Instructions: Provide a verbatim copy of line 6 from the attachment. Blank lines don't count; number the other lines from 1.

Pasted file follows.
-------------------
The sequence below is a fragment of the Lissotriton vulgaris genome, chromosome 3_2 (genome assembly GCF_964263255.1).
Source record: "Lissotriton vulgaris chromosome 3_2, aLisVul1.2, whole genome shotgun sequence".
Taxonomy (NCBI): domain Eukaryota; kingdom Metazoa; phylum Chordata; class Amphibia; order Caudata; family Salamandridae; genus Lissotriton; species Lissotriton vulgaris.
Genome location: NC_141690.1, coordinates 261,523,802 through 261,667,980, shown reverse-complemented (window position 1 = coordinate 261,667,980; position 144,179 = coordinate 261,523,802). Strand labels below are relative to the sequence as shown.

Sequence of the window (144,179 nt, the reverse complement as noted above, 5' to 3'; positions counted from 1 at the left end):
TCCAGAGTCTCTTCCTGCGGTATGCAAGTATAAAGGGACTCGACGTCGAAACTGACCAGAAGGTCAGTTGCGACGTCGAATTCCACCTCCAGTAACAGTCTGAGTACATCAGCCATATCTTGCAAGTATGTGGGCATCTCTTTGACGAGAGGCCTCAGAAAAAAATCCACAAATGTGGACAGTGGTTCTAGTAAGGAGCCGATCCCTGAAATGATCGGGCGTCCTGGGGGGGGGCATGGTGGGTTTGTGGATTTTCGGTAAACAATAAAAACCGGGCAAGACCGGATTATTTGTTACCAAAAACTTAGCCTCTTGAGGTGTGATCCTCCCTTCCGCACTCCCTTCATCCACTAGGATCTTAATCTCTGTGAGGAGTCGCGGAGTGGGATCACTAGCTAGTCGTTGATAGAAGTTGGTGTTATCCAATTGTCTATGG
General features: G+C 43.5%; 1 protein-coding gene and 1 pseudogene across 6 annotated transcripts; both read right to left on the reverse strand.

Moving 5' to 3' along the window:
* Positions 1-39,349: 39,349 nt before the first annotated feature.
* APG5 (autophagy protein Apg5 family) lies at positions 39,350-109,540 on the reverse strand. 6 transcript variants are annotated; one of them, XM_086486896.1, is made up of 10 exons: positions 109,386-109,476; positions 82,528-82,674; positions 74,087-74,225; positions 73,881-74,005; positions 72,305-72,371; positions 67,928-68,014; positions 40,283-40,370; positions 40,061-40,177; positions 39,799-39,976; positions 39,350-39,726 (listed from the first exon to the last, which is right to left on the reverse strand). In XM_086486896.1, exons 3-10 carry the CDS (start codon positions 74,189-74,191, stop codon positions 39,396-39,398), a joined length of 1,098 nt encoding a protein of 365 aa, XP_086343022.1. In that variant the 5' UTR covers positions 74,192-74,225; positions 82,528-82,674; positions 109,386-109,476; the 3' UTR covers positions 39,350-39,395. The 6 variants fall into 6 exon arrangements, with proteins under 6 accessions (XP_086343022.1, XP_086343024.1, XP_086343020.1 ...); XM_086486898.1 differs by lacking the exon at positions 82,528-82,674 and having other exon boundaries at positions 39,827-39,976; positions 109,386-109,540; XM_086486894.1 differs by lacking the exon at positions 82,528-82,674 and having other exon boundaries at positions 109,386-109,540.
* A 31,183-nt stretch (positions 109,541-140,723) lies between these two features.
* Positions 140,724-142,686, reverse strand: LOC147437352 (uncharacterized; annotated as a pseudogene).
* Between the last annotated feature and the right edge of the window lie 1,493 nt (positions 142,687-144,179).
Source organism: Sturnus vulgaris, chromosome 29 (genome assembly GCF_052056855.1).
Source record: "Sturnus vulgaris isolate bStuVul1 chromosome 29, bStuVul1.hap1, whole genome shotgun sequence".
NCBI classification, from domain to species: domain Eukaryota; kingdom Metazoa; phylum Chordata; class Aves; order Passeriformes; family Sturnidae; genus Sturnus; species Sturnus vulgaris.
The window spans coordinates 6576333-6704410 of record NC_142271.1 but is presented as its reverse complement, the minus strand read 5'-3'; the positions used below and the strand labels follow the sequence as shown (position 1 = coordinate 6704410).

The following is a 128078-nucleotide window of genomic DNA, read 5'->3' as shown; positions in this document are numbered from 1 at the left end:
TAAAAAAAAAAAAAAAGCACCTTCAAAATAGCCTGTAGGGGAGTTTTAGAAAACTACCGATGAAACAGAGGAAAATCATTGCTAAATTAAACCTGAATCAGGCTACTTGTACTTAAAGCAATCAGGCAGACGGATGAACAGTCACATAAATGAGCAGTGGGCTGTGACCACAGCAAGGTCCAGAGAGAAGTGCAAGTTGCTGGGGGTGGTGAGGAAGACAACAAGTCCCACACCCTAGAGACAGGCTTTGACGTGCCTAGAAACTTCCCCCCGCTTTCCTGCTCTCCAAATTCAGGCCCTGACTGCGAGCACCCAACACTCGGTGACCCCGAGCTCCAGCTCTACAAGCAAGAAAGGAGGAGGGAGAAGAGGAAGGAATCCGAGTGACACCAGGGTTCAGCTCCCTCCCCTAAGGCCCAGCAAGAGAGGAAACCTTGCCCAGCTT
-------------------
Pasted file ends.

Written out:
TCCAGAGTCTCTTCCTGCGGTATGCAAGTATAAAGGGACTCGACGTCGAAACTGACCAGAAGGTCAGTTGCGACGTCGAATTCCACCTCCAGTAACAGTCTGAGTACATCAGCCATATCTTGCAAGTATGTGGGCATCTCTTTGACGAGAGGCCTCAGAAAAAAATCCACAAATGTGGACAGTGGTTCTAGTAAGGAGCCGATCCCTGAAATGATCGGGCGTCCTGGGGGGGGGCATGGTGGGTTTGTGGATTTTCGGTAAACAATAAAAACCGGGCAAGACCGGATTATTTGTTACCAAAAACTTAGCCTCTTGAGGTGTGATCCTCCCTTCCGCACTCCCTTCATCCACTAGGATCTTAATCTCTGTGAGGAGTCGCGGAGTGGGATCACTAGCTAGTCGTTGATAGAAGTTGGTGTTATCCAATTGTCTATGG